Choosing to Live in Magic: Somak Ghoshal Forges a Creative Life Path
Somak Ghoshal: Discovering the Riches of English Literature As a Young Adult
The Mint Lounge has always been a favourite weekend read. Especially the book reviews that dissect the profusion of works spawned by Indian authors. While the Lounge, overall, is peopled by a particularly gifted set of writers, I’m expressly captivated by the pieces penned by Somak Ghoshal. He not only evokes a book’s texture and theme within a tight space, but crafts his own sentences so deftly and precisely, that I often wonder if the author’s words will match those of the reviewer. Meeting him at the Matteo Café on Church Street feels like the closest I will get to the Bloomsbury Set, the writers, philosophers and artists who inhabited the now-famed district of London in the first half of the 20th Century.
Given Somak’s proficiency in English literature, it’s astonishing to learn that till the age of 16, his first language was Bengali. Till he reached the 10th Grade, he had studied only Bengali Literature and read Bengali fiction, including many works of European literature that had been translated into Bengali. And then, like many readers who are tugged into the riches of a second language by a work that stirs them personally, he encountered The Shadow Lines by Amitav Ghosh.
In the book, Ghosh paints, in his distinctively visual style, the sounds, colors, and the shocking linkages between riots that ripple through Calcutta and Dhaka. Ghoshal remembers a seismic shift, when he recognized his own local universe being brought to life, in the “foreign” language. Moreover, Amitav Ghosh seemed to exhibit a sensibility that was stylishly cosmopolitan while staying rooted in his origins – a feat perhaps, that Bengali creators like Rabindranath Tagore and Satyajit Ray had exhibited in the past. From there on, Somak started reading as extensively in English as in Bengali. Another breath-stopping moment occurred when Arundhati Roy released her startlingly original The God of Small Things. Since then his reading has stayed deeply bilingual.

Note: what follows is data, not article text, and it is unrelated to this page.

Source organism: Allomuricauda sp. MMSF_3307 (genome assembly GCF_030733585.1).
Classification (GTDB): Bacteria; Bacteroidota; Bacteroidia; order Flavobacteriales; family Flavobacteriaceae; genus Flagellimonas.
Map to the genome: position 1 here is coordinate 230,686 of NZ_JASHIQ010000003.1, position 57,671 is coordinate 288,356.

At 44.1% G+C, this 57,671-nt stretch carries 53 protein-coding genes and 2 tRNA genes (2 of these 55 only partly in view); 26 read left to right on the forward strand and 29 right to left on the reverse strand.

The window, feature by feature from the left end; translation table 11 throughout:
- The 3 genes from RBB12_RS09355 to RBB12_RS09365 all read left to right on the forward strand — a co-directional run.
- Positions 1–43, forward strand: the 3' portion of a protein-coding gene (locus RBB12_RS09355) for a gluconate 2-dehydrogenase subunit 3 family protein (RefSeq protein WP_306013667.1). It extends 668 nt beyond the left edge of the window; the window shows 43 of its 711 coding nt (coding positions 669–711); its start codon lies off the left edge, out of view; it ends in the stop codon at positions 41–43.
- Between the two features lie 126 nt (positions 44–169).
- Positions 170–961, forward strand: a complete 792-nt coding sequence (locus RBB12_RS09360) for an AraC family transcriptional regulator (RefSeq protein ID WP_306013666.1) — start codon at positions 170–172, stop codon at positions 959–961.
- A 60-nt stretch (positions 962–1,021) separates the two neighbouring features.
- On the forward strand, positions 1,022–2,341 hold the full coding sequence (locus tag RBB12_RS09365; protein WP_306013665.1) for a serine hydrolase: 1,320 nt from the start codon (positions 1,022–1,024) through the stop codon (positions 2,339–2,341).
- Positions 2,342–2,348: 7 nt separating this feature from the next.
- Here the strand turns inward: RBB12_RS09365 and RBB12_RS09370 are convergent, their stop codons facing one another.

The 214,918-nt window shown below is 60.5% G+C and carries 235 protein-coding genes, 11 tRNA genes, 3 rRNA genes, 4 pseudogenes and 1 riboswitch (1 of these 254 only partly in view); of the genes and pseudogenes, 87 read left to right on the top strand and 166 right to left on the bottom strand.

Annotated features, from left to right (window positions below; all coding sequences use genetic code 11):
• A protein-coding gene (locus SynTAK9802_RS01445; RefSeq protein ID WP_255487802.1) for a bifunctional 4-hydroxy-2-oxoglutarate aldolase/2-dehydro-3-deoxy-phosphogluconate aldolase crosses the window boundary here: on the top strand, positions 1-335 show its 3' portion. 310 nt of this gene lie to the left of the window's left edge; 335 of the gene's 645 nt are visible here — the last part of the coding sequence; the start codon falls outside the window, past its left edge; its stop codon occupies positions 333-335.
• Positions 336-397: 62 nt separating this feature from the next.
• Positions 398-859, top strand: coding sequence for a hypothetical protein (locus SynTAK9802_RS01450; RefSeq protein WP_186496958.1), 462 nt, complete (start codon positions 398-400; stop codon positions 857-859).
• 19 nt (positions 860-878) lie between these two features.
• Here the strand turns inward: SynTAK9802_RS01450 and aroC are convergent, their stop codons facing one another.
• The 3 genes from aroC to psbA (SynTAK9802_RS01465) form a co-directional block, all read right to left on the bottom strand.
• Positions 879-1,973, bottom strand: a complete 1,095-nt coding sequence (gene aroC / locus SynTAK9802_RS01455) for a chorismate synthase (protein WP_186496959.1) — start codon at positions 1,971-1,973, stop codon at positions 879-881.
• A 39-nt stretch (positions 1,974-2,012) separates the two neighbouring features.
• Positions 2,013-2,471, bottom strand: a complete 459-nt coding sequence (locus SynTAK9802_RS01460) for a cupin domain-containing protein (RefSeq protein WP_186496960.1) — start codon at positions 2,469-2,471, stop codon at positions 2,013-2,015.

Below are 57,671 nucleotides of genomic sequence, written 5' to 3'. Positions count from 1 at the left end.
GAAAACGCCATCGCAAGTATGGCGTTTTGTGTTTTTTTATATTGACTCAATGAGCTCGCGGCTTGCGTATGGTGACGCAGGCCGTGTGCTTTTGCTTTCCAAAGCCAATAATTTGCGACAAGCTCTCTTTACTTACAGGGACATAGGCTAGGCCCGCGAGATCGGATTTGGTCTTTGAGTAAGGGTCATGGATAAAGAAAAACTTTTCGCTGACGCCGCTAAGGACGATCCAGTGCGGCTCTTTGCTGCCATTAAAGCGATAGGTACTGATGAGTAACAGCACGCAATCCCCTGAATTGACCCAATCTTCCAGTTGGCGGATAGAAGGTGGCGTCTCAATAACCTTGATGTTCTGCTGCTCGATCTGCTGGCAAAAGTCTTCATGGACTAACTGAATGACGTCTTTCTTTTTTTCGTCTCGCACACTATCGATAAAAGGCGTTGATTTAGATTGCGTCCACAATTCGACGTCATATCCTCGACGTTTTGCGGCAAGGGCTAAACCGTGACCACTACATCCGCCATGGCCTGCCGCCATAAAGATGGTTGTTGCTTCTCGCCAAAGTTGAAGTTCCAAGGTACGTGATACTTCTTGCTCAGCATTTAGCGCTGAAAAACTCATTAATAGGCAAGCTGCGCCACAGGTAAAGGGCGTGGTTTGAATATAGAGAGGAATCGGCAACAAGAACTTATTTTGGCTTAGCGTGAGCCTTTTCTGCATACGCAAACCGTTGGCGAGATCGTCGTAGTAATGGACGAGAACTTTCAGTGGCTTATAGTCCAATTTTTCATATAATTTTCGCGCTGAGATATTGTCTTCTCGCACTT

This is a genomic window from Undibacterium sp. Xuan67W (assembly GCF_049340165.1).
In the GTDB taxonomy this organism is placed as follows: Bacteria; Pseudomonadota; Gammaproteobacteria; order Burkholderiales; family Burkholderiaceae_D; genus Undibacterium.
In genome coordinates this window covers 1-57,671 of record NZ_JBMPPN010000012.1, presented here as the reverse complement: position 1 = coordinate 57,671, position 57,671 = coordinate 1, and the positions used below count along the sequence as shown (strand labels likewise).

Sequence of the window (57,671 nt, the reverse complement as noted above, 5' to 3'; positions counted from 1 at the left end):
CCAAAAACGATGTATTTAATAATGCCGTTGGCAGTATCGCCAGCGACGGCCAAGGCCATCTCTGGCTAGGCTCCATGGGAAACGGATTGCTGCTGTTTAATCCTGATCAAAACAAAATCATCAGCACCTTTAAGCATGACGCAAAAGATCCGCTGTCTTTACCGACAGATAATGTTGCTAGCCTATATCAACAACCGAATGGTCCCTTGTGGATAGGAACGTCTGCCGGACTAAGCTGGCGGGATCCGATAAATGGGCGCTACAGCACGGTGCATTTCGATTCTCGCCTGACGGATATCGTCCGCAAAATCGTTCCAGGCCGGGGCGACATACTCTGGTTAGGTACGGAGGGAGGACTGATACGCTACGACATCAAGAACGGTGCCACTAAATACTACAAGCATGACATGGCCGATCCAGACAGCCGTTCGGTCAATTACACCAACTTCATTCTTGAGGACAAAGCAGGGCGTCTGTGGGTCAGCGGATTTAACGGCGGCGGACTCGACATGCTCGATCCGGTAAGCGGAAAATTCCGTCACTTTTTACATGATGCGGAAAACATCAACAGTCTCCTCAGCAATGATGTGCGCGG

Big Magic: Overpower Your Fear When Embarking on a Creative Journey
For many Indians, like Ghoshal, a familiar emotion that accompanies late-stage forays into English might be fear or diffidence. Growing up in America, Elizabeth Gilbert did not have to deal with linguistic complexities. But she understands fear, because as a child, she was prone to exceptional levels of anxiety. It was not just the normal things that scared her – like darkness and ghosts. But even seemingly benign things like “snow, perfectly nice babysitters, cars.” Her mother, however, did not cave into her fears, and deliberately exposed her to the very things she was most afraid of. She fought and resisted till she grew into an adolescent, and suddenly she realized that she was needlessly limiting herself by “defending” her weakness. She found fear boring, so she decided to let it go.
She understands, that on any creative journey, fear is an inevitable and to some extent, even a necessary companion. She even chides “Fear” as a co-passenger on the ride to the Destination Unknown: “You’re allowed to have a seat and you’re allowed to have a voice, but you’re not allowed to have a vote. You’re not allowed to touch the road maps…above all, my dear and familiar friend, you are absolutely forbidden to drive.”
Somak Ghoshal: Eschews Conventional Paths to Weave His Life Around His Interest